Accordingly, various embodiments leverage an augmented reality experience to provide a bridge between real-world musical activities and digital enhancements. In particular, various embodiments provide an augmented reality music composition experience that gives users the freedom to explore different music styles/genres and musical instruments to create unique versions of musical compositions.

For example, a user may be provided with one or more physical image markers, each representing at least a musical entity, such as a vocalist, instrument, or apparatus. In some embodiments, the musical entity may have an associated music style or genre. Examples of musical entities represented by such physical image markers, may include, but are not limited to percussion instruments such as drums, brass instruments such as trumpets, stringed instruments such as violins, guitars, a singer or movie character that sings, and a DJ turntable. The physical image marker itself may be a physical card, chip, etc. In some embodiments, physical image markers may be collectable trading cards and/or stickers users may purchase, exchange, trade, etc. In some embodiments, physical image markers can be used to represent musicians, such as vocalists from popular bands and the like. In some embodiments, the physical image markers may be representative of multiple musical entities, such as a vocalist that plays a guitar, for example.

The user may view or capture a real-world scene via an augmented reality device. Upon placing a physical image marker on a physical board associated with an augmented reality application (within the real-world scene) or simply upon recognition of the physical image marker (within the real-world scene), an augmented version of the instrument, entity, or apparatus represented by the physical image marker is shown and corresponding audio may be played on the augmented reality device.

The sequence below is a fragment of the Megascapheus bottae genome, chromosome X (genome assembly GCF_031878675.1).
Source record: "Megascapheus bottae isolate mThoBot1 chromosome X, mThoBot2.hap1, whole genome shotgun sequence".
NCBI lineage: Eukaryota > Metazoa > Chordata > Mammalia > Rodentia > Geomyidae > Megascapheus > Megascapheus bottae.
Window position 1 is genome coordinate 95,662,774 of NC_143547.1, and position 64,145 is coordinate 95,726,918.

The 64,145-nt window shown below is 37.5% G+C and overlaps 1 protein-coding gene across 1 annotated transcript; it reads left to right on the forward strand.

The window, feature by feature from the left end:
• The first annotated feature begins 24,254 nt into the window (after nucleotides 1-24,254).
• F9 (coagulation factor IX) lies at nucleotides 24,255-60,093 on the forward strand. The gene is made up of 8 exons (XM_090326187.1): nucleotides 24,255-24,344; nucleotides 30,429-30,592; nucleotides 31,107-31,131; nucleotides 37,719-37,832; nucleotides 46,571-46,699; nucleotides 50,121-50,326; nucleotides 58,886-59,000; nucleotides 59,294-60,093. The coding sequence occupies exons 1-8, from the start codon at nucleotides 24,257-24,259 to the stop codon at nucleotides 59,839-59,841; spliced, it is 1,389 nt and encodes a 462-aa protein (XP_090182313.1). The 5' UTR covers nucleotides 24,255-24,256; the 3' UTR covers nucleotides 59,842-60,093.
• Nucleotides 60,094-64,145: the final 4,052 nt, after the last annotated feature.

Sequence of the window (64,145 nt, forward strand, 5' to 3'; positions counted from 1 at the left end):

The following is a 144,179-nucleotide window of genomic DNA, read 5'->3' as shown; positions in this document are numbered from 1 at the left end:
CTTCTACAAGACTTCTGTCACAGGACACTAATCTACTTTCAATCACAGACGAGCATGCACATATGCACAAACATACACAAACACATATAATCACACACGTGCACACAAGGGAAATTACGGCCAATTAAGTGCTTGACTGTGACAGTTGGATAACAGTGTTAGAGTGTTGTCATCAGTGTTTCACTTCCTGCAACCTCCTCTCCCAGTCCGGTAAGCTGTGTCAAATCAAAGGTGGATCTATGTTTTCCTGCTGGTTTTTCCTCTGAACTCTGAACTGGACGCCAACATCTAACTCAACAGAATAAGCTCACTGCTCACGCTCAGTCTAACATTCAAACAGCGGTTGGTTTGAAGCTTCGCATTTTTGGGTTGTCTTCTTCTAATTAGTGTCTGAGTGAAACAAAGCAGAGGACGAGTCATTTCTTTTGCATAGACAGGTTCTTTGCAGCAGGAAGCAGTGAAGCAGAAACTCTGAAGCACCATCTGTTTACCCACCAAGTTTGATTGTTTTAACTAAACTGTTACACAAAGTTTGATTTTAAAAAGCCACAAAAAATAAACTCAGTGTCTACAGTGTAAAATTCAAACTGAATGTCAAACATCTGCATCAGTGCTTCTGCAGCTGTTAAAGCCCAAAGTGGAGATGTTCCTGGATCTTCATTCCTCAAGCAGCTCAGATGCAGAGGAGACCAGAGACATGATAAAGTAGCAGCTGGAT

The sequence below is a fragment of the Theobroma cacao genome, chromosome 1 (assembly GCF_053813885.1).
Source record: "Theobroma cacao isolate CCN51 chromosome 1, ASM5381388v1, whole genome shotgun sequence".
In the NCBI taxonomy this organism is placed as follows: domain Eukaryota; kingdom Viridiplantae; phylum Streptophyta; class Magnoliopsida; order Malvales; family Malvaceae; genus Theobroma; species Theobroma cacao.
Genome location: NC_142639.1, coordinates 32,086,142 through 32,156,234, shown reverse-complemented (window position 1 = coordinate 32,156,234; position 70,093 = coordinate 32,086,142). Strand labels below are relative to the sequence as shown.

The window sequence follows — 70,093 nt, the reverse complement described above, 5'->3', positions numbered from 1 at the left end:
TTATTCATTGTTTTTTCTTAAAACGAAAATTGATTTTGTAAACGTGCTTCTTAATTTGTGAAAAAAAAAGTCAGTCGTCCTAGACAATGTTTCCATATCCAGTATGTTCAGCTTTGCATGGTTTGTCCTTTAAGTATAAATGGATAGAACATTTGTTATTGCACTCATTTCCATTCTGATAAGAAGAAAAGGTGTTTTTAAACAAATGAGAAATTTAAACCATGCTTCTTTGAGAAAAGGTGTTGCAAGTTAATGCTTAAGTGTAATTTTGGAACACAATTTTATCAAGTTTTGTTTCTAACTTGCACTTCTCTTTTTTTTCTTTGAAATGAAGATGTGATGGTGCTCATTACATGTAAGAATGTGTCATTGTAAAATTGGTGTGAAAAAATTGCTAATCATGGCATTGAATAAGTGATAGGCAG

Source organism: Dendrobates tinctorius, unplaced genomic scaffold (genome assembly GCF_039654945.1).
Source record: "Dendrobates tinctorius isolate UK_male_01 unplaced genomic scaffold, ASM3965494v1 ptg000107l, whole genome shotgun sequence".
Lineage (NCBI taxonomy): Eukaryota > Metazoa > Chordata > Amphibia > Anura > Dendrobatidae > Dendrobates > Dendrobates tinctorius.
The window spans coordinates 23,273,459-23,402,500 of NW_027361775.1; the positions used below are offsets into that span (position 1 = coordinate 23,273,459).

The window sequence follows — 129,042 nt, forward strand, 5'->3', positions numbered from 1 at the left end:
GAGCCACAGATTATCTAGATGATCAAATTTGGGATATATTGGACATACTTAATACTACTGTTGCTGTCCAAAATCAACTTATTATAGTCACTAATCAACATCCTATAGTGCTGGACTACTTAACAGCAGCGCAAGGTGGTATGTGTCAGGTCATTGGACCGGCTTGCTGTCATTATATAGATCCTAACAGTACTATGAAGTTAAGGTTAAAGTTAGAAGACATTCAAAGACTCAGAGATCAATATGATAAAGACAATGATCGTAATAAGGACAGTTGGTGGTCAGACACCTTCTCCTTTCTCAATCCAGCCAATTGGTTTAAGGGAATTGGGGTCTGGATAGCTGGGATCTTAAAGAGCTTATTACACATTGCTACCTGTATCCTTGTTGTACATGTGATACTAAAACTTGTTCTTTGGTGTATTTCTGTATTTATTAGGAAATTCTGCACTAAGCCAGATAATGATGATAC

FIGS. 1, 2A, and 2B will be described in conjunction with each other, where FIG. 1 illustrates example processes performed in accordance with various embodiments for effectuating an augmented reality music composition experience. FIG. 2A is a block diagram of an example user/augmented reality device that may be used to achieve the augmented reality music composition experience, and FIG. 2B illustrates an example of an augmented reality music composition experience in accordance with one embodiment.

At operation 100 of FIG. 1, a visual scene is captured. The visual scene (an example of which is illustrated in FIG. 2B) may be captured by some form of augmented reality device. FIG. 2A is an example representation of such an augmented reality device 200, which may be implemented as solely an augmented reality device or as part of a user device, such as a smart phone or tablet PC. As shown, the augmented reality device 200 includes an augmented reality component 202, one or more cameras 204, a display device 206, one or more speakers 208 and an optional accelerometer 210.